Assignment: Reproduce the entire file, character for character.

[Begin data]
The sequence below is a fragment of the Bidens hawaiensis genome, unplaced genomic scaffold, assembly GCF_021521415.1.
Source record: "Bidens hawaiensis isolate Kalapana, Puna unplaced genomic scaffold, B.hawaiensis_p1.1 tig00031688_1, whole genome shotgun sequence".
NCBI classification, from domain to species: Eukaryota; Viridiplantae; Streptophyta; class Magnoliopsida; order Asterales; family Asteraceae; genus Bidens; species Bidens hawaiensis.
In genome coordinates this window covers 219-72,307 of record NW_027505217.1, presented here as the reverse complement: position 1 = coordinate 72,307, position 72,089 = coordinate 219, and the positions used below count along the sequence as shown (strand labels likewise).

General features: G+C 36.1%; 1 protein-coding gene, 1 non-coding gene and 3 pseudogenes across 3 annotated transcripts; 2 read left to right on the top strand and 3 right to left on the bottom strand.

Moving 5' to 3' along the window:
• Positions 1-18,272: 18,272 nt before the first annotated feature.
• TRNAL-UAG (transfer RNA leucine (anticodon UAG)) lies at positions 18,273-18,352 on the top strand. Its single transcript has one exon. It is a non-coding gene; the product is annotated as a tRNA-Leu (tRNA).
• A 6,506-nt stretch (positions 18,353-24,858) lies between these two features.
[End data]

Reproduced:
The sequence below is a fragment of the Bidens hawaiensis genome, unplaced genomic scaffold, assembly GCF_021521415.1.
Source record: "Bidens hawaiensis isolate Kalapana, Puna unplaced genomic scaffold, B.hawaiensis_p1.1 tig00031688_1, whole genome shotgun sequence".
NCBI classification, from domain to species: Eukaryota; Viridiplantae; Streptophyta; class Magnoliopsida; order Asterales; family Asteraceae; genus Bidens; species Bidens hawaiensis.
In genome coordinates this window covers 219-72,307 of record NW_027505217.1, presented here as the reverse complement: position 1 = coordinate 72,307, position 72,089 = coordinate 219, and the positions used below count along the sequence as shown (strand labels likewise).

General features: G+C 36.1%; 1 protein-coding gene, 1 non-coding gene and 3 pseudogenes across 3 annotated transcripts; 2 read left to right on the top strand and 3 right to left on the bottom strand.

Moving 5' to 3' along the window:
• Positions 1-18,272: 18,272 nt before the first annotated feature.
• TRNAL-UAG (transfer RNA leucine (anticodon UAG)) lies at positions 18,273-18,352 on the top strand. Its single transcript has one exon. It is a non-coding gene; the product is annotated as a tRNA-Leu (tRNA).
• A 6,506-nt stretch (positions 18,353-24,858) lies between these two features.